By: Dennis Cook
Some artists usher in cool breezes and warm feelings. You could play them in a snowstorm and still want to slip on a tank top and flip flops after they got through with you. Put another way, some music makes you feel good, or hell, just a little bit better about the human condition. Slackstring strives for this vibe, and their second album, Lay Back (self-released), shows them growing stronger and more complex as musicians and songwriters on top of their natural buoyancy.
These guys have clearly listened to their share of Bob Marley but this time it sounds like they put "Concrete Jungle" on repeat along with "Could You Be Loved?" There's some resonance between Slackstring and Pacific Ocean flavored folks like Jack Johnson and Donavon Frankenreiter, but they're more vibrant and musically engaged along the lines of a slightly stoned ALO. What's particularly impressive is how they've largely outgrown the sound of their debut, layering in more sinewy electric guitar and a couple ladles of cream into the low end now. They keep growing and refining things around their bright core with each new chapter.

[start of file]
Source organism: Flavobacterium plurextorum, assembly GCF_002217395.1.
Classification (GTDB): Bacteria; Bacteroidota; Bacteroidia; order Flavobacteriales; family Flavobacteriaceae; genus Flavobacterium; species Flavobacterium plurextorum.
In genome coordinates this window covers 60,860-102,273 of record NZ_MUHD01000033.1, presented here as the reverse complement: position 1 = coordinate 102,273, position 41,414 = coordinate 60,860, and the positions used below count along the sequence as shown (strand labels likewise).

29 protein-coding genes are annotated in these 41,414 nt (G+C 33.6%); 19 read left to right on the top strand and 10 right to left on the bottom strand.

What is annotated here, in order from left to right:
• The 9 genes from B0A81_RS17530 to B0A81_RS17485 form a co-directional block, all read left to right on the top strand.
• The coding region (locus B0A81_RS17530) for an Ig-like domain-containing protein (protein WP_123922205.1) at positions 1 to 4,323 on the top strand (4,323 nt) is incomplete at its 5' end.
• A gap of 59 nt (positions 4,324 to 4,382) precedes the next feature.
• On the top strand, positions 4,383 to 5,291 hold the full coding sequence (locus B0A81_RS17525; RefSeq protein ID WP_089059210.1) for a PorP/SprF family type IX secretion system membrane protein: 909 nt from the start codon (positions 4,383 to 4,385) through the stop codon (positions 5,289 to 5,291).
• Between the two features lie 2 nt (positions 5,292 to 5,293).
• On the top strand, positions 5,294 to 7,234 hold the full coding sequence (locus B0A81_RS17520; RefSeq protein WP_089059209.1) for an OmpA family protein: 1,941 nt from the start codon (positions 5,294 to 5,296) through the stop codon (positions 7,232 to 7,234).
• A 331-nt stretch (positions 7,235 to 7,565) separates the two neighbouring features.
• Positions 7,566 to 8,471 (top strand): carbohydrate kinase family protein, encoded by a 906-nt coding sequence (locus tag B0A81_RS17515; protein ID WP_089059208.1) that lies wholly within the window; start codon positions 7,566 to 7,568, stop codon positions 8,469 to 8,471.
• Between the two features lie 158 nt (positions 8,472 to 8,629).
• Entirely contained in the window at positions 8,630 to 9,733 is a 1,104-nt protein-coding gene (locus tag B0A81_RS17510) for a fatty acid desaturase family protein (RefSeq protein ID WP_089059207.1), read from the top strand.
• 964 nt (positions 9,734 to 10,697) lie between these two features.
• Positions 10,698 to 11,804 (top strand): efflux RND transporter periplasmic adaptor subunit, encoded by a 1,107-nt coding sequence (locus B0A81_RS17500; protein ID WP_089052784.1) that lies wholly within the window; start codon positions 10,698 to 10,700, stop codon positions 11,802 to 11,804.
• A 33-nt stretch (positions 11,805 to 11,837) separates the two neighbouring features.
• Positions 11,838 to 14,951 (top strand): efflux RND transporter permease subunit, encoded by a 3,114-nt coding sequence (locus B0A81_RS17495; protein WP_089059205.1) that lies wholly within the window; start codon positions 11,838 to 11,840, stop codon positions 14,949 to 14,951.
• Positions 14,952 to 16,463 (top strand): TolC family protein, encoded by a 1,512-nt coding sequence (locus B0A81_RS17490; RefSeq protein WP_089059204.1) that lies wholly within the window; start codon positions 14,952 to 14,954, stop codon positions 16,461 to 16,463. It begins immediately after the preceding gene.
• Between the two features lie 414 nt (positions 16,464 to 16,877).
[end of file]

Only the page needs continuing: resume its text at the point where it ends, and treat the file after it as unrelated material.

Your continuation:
Besides Marley (which they do a credible job channeling on opener "People Look Around") there's echoes of late '70s Jackson Browne and James Taylor, which befits a band from Manhattan Beach in Southern California. The heartfelt "Sunday Jen" could hold its own on radio against anything by Dave Matthews or Matchbox 20, and "Out Of Place" adds a welcome splash of twang. While some verses betray their youth, they possess a real gift for finding lyrical common ground. They write songs that folks can relate to, a shared place where differences matter less than what we share. It's this knack that may one day catapult them into the spotlight. For now, Lay Back is a fine album full of sweet, easy to like music with an increasingly interesting undertow.
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